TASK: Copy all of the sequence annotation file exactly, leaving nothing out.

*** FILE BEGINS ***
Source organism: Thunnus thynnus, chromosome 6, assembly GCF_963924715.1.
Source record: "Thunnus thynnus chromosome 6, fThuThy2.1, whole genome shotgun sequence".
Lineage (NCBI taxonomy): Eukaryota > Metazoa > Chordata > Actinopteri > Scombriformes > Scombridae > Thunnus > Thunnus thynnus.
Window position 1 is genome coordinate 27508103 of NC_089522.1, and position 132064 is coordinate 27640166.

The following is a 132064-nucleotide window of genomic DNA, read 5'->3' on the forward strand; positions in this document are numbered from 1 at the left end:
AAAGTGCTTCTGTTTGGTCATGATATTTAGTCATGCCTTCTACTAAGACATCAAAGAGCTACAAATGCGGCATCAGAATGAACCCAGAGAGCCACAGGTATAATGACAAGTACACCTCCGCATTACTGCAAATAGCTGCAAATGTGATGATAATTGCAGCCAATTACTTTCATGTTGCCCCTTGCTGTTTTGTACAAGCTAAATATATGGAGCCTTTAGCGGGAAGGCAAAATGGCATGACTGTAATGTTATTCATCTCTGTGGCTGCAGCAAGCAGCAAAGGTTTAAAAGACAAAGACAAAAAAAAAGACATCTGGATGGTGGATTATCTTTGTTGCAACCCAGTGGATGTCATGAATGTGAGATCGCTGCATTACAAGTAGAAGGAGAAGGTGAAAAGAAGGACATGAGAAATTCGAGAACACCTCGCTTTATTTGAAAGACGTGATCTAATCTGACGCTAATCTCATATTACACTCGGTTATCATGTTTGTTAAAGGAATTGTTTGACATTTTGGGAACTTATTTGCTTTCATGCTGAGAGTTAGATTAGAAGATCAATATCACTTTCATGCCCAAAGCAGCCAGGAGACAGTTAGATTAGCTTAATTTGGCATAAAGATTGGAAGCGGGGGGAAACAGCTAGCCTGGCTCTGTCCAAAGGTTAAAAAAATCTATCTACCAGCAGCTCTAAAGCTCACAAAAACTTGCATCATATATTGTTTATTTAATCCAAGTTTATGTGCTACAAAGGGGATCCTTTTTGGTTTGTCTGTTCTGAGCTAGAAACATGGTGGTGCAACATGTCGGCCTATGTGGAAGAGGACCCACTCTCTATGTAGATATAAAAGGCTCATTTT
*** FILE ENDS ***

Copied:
Source organism: Thunnus thynnus, chromosome 6, assembly GCF_963924715.1.
Source record: "Thunnus thynnus chromosome 6, fThuThy2.1, whole genome shotgun sequence".
Lineage (NCBI taxonomy): Eukaryota > Metazoa > Chordata > Actinopteri > Scombriformes > Scombridae > Thunnus > Thunnus thynnus.
Window position 1 is genome coordinate 27508103 of NC_089522.1, and position 132064 is coordinate 27640166.

The following is a 132064-nucleotide window of genomic DNA, read 5'->3' on the forward strand; positions in this document are numbered from 1 at the left end:
AAAGTGCTTCTGTTTGGTCATGATATTTAGTCATGCCTTCTACTAAGACATCAAAGAGCTACAAATGCGGCATCAGAATGAACCCAGAGAGCCACAGGTATAATGACAAGTACACCTCCGCATTACTGCAAATAGCTGCAAATGTGATGATAATTGCAGCCAATTACTTTCATGTTGCCCCTTGCTGTTTTGTACAAGCTAAATATATGGAGCCTTTAGCGGGAAGGCAAAATGGCATGACTGTAATGTTATTCATCTCTGTGGCTGCAGCAAGCAGCAAAGGTTTAAAAGACAAAGACAAAAAAAAAGACATCTGGATGGTGGATTATCTTTGTTGCAACCCAGTGGATGTCATGAATGTGAGATCGCTGCATTACAAGTAGAAGGAGAAGGTGAAAAGAAGGACATGAGAAATTCGAGAACACCTCGCTTTATTTGAAAGACGTGATCTAATCTGACGCTAATCTCATATTACACTCGGTTATCATGTTTGTTAAAGGAATTGTTTGACATTTTGGGAACTTATTTGCTTTCATGCTGAGAGTTAGATTAGAAGATCAATATCACTTTCATGCCCAAAGCAGCCAGGAGACAGTTAGATTAGCTTAATTTGGCATAAAGATTGGAAGCGGGGGGAAACAGCTAGCCTGGCTCTGTCCAAAGGTTAAAAAAATCTATCTACCAGCAGCTCTAAAGCTCACAAAAACTTGCATCATATATTGTTTATTTAATCCAAGTTTATGTGCTACAAAGGGGATCCTTTTTGGTTTGTCTGTTCTGAGCTAGAAACATGGTGGTGCAACATGTCGGCCTATGTGGAAGAGGACCCACTCTCTATGTAGATATAAAAGGCTCATTTT